Thursday, October 30, 2008

Almost Bay Along It, We'll be Out of the Earth Special

From time to time there will be a fad here in the United States of America to plaster characters from Asian languages all over our leisure clothing. By tradition, the wearer will neither know nor care what the characters mean; the point is only that they look exotic and more or less stylin' upon one's chest or thigh. A few of us will fret about the intellectual vacuity of this sartorial choice, but nobody cares what we think.

Well, it goes both ways. All over the world, people express their contempt for the Anglo-American cultural hegemony by sporting T-shirts on which our beloved mother tongue is contorted into strange and surreal forms. These shirts embody a postmodernist's contempt of the simplistic notion that language can convey precise "meaning." The sole message they bear is rather that coherence is an illusion -- that concepts and states of mind can at most only be extracted from the medium of written language in the form of vague gestures and allusions. Or, as the shirt of a young Russian gentleman I met recently had it,

Almost bay along it
We'll be out of the Earth special

Occasional L&TM5K Commenter Heatherbee has of late been sojourning in the countries of Asia, and took time out from studying traditional Korean drumming techniques to investigate the T-shirt phenomenon. Here, brought to you with the kind help of her mother, is a sampling of her collection.

In conclusion, if you only remember one piece of T-shirt wisdom, it might well be this one:

Brighten the corner where you are
Water is Life
Every Drops of Water are Value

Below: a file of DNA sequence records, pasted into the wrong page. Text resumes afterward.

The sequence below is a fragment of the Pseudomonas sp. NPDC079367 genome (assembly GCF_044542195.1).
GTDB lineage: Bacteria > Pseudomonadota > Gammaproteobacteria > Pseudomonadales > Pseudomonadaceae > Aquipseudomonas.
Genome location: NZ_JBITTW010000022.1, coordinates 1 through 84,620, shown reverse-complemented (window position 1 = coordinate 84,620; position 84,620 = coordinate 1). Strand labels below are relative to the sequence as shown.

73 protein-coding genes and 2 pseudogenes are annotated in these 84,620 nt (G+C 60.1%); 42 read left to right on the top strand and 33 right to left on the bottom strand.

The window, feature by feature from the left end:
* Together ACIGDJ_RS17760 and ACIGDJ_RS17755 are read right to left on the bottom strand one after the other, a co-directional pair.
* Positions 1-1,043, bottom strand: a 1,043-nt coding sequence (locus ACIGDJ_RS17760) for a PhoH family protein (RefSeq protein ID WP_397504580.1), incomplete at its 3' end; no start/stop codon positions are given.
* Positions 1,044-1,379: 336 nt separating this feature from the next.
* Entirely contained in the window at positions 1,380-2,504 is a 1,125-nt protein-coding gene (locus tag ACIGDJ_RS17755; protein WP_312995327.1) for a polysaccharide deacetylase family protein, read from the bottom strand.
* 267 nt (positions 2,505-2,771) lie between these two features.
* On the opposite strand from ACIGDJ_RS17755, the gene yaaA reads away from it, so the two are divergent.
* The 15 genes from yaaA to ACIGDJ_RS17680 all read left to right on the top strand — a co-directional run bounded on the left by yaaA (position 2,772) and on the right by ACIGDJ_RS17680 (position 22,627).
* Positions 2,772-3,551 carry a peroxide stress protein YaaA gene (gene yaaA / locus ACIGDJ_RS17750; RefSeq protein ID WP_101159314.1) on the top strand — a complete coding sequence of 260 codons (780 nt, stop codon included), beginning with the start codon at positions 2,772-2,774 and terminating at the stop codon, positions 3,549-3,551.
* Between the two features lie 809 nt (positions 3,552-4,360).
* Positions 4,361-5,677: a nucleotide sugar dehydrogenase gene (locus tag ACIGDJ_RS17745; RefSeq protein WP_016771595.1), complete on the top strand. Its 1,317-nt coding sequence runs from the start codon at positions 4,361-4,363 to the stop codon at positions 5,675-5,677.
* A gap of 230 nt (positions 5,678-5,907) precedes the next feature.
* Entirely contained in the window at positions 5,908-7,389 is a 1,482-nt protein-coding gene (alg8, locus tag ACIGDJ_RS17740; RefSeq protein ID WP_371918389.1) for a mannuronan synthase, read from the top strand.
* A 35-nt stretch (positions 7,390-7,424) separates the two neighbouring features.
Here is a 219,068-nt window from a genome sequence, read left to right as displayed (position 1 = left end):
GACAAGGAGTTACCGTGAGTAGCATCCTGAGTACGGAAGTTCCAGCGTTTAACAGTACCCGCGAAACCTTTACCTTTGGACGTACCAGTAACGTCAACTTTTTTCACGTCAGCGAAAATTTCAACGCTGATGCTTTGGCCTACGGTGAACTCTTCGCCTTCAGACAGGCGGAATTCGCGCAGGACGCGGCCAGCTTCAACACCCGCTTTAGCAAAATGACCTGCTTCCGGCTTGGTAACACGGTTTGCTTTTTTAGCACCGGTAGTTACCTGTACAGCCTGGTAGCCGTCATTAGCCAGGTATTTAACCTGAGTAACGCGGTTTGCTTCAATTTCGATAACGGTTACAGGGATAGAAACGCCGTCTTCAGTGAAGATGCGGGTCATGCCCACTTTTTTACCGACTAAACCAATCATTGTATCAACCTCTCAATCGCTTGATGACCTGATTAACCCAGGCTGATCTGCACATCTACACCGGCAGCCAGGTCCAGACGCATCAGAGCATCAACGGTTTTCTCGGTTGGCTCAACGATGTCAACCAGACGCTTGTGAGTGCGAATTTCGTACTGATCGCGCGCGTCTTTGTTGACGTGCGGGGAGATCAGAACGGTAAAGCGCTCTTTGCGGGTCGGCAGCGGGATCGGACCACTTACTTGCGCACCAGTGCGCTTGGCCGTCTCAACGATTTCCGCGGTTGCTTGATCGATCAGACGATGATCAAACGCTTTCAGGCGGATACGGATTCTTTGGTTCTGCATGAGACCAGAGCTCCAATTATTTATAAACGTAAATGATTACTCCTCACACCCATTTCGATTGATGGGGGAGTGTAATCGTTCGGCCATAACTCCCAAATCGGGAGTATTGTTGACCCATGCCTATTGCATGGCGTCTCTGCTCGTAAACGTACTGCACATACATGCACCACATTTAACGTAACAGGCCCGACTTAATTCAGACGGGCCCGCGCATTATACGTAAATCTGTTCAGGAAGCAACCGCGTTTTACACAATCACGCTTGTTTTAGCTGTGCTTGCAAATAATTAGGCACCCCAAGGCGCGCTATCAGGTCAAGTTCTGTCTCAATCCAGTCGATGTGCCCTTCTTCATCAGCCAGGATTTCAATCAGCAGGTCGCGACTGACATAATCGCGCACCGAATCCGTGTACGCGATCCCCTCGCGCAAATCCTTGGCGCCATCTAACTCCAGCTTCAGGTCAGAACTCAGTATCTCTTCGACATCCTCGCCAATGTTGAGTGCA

Rebel said...

Wow! I've noticed the phenomenon here too... but this trumps *everything*!

Anonymous said...

My brother is a wonderful storyteller, but one of my favorites he has recounted was of an experience he had in an OSU cafeteria. A Chinese exchange student was chatting at his table, when she suddenly started laughing, and continued doing so until she cried. My brother asked her what was the matter, and she asked "Did you see that white guy walk by? The one with the Chinese tattoo on his arm? It means 'toilet'!"

I hope she was wearing one of these t-shirts when it happened. It would be too perfect.

fingerstothebone said...

My sister sent this to me a few days ago:

And it even works intra-Asia too. I've often wondered if the Tang Dynasty monks played a joke on the Japanese scholars sent to China to learn and bring home Kanji characters.

mysterymoor said...

I laughed out loud :)

Anonymous said...

Reminds me of this:


Ben said...

Nice analysis, M2K. I've always wondered about this phenomenon, and you explained it nicely. I agree with sandy--your post today was like a trip to

margaret said...

I, too, loved the Chinglish that I observed on fashions in Beijing. My friend who taught in Taiwan for a while looked down one day to see a pencil box sitting on one of her student's desk emblazoned with SHITTY KITTY. She had to buy it off the kid.